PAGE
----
Fortescue’s statement on the International Energy Agency’s 2023 review of Australia’s Energy Policy.

Alleen voor leden beschikbaar, wordt daarom gratis lid!

Overig advies 24/04/2023 07:27
Fortescue Future Industries (FFI) fully supports the recommendations of the International Energy Agency’s report, “Australia 2023 Energy Policy Review,” which was published today.

FFI is proud to be one of the energy players mentioned by the IEA as key to establishing the 120 gigawatt increase in renewable electricity that will enable Australia’s hydrogen export market.

Australia is already a world leader in green hydrogen technologies such as electrolysis and the global hydrogen trade, the review states. In 2022, for example, Australia ranked second after Europe in total investment in electrolysis – and in total electrolyser capacity expected to come online by 2030.

Other key findings from the report:

By 2027, Australia’s renewable electricity capacity will rise 85 per cent
Australian homes have the highest rates of solar in the world
The amount of time it takes to build renewables projects in Australia is falling, although commissioning lead times have actually increased in some cases
Public investment in hydrogen R&D has increased since 2018
However, the report also highlights that Australian Government policies remain favourable to fossil fuels.

While hydrogen received 25 per cent of Australia’s energy R&D budget in 2021, fossil fuels received a far higher amount – 34 per cent. In contrast, renewables only received 10 per cent of the budget.

Australia also lags many other major countries on its energy research spend. In 2021, Australia’s public spend on energy RD&D was just 0.019 per cent of GDP, half the IEA average, the report found.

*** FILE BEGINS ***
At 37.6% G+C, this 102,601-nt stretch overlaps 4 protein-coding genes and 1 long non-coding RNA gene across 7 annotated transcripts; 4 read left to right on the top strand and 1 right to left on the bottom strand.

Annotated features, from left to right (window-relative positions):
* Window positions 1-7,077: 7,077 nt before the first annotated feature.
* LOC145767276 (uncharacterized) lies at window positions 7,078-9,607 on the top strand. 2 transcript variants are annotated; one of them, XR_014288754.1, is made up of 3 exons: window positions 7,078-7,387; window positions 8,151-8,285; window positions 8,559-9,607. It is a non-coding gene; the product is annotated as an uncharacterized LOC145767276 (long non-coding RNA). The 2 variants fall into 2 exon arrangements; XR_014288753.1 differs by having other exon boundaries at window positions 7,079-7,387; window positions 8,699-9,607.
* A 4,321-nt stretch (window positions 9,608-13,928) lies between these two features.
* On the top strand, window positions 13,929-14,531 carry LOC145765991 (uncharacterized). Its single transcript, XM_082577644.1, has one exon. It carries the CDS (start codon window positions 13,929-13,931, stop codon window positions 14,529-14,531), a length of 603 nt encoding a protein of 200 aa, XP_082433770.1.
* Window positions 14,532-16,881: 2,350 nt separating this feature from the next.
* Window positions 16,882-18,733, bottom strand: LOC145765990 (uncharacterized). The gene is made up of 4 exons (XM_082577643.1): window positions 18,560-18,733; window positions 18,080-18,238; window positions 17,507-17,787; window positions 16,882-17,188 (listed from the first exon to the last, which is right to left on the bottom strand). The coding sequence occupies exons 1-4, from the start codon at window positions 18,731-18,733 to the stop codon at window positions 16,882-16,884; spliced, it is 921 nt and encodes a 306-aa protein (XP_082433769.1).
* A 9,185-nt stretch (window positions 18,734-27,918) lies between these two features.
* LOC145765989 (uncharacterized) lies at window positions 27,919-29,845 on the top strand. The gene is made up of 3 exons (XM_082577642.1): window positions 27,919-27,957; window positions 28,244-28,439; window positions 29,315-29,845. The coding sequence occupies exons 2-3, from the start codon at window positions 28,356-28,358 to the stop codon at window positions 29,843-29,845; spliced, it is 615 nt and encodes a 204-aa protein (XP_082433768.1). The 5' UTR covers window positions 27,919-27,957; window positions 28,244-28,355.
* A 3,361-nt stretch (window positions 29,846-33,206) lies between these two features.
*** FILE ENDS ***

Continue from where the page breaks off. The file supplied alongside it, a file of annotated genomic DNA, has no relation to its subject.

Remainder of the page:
Subsidies for fossil fuels remain high, at around US$11 billion – and have almost doubled in the last ten years. In addition, while Australia’s coal consumption has declined by 23 per cent over the last decade, it still dominates electricity generation, accounting for around 53 per cent in 2021.

Every day counts if we are to halve global emissions by 2030, as required by the latest IPCC report. Political leaders need to act now by limiting the financial incentives given to fossil fuels and instead supporting green energy initiatives.

The technologies we need to solve climate change already exist – they simply need more government support and a major refocus of existing finance.

FFI is committed to generating green energy and green hydrogen at commercial scale and looks forward to working with the Australian government to accelerate our shared vision.

Beperkte weergave !
Leden hebben toegang tot meer informatie! Omdat u nog geen lid bent of niet staat ingelogd, ziet u nu een beperktere pagina. Wordt daarom GRATIS Lid of login met uw wachtwoord

Copyrights © 2000 by all rights reserved
Niets mag zonder toestemming van de redactie worden gekopieerd, linken naar deze pagina is wel toegestaan.